Woman as Decoration



HAT every costume is either right or wrong is not a matter of general knowledge. "It will do," or "It is near enough" are verdicts responsible for beauty hidden and interest destroyed. Who has not witnessed the mad mental confusion of women and men put to it to decide upon costumes for some fancy-dress ball, and the appalling ignorance displayed when, at the costumer's, they vaguely grope among battered-looking garments, accepting those proffered, not really knowing how the costume they ask for should look?

Absurd mistakes in period costumes are to be taken more or less seriously according to temperament. But where is the fair woman who will say that a failure to emerge from a dressmaker's hands in a successful costume is not a tragedy? Yet we know that the average woman, more often than not, stands stupefied before the infinite variety of materials and colours of our twentieth century, and unless guided by an expert, rarely presents the figure, chez-elle, or when on view in public places, which she would or could, if in possession of the few rules underlying all successful dressing, whatever the century or circumstances.

Six salient points are to be borne in mind when planning a costume, whether for a fancy-dress ball or to be worn as one goes about one's daily life:

First, appropriateness to occasion, station and age;

Second, character of background you are to appear against (your setting);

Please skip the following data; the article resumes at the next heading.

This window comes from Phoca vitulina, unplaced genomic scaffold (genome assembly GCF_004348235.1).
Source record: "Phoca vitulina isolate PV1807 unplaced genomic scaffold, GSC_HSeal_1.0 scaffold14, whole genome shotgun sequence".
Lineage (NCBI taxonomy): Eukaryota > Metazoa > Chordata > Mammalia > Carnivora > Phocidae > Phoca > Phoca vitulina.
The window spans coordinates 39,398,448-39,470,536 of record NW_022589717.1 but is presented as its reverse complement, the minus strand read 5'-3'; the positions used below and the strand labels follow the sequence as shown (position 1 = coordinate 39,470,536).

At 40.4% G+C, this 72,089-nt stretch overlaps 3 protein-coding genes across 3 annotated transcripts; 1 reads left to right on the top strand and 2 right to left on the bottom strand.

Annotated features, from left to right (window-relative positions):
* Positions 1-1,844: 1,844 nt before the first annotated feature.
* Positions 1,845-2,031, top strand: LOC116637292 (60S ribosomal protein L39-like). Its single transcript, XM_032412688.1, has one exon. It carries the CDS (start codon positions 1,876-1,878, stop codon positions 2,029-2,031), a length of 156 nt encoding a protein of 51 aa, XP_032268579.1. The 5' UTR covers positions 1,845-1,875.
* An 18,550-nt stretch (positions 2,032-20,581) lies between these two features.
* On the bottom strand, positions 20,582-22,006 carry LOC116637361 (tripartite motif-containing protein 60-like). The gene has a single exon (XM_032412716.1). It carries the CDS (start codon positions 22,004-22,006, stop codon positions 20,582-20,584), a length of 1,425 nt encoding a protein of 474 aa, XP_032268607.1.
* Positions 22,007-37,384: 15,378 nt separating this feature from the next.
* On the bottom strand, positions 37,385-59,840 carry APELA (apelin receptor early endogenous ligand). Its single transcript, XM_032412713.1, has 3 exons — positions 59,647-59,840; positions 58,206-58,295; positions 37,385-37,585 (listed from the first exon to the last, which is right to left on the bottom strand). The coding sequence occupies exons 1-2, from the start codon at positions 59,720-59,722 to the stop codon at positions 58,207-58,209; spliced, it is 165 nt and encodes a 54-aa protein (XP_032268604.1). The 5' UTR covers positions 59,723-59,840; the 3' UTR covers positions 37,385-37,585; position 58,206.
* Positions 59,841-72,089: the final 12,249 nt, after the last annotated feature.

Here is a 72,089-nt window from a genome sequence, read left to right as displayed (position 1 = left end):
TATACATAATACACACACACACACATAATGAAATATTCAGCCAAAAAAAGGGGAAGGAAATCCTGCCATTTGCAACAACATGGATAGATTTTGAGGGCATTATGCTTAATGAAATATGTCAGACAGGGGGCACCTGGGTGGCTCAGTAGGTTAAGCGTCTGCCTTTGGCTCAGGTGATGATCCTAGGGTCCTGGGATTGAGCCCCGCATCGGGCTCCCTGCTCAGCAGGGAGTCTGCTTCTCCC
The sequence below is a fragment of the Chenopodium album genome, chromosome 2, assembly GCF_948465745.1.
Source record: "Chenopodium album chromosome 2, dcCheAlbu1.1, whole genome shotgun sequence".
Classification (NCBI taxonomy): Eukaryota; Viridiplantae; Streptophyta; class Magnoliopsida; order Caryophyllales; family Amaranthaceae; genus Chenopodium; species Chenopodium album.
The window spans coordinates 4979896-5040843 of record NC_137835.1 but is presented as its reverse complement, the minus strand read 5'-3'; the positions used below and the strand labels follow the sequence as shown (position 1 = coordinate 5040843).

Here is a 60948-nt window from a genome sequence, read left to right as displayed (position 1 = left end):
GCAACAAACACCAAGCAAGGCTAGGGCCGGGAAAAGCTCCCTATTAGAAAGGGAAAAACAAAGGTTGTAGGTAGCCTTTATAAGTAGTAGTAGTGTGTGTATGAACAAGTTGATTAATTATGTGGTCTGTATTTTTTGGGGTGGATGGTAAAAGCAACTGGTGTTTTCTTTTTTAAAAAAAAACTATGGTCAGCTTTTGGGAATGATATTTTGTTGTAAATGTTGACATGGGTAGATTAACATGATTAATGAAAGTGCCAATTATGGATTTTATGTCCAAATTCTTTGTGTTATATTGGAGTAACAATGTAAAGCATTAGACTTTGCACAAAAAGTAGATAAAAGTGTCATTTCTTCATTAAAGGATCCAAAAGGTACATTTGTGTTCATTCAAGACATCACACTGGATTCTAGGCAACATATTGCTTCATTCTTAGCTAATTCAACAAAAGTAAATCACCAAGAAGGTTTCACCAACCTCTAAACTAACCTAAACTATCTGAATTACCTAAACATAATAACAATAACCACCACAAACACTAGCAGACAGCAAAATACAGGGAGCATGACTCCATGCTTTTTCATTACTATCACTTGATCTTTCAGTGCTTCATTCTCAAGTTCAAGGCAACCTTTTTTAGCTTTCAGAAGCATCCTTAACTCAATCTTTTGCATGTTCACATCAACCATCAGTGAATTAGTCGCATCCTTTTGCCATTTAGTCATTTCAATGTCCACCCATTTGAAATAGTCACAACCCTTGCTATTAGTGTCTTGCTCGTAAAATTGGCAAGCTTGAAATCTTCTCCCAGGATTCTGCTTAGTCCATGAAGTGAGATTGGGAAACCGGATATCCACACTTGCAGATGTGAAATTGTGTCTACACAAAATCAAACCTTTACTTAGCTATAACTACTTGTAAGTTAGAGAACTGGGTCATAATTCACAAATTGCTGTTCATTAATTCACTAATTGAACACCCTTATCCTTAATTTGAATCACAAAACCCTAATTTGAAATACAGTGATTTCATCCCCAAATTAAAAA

Third, what outline you wish to present to observers (the period of costume);

Fourth, what materials of those in use during period selected you will choose;

Fifth, what colours of those characteristic of period you will use;

Sixth, the distinction between those details which are obvious contributions to the costume, and those which are superfluous, because meaningless or line-destroying.

Let us remind our reader that the woman who dresses in perfect taste often spends far less money than she who has contracted the habit of indefiniteness as to what she wants, what she should want, and how to wear what she gets.

Where one woman has used her mind and learned beyond all wavering what she can and what she cannot wear, thousands fill the streets by day and places of amusement by night, who blithely carry upon their persons costumes which hide their good points and accentuate their bad ones.

The rara avis among women is she who always presents a fashionable outline, but so subtly adapted to her own type that the impression made is one of distinct individuality.

One knows very well how little the average costume counts in a theatre, opera house or ball-room. It is a question of background again. Also you will observe that the costume which counts most individually, is the one in a key higher or lower than the average, as with a voice in a crowded room.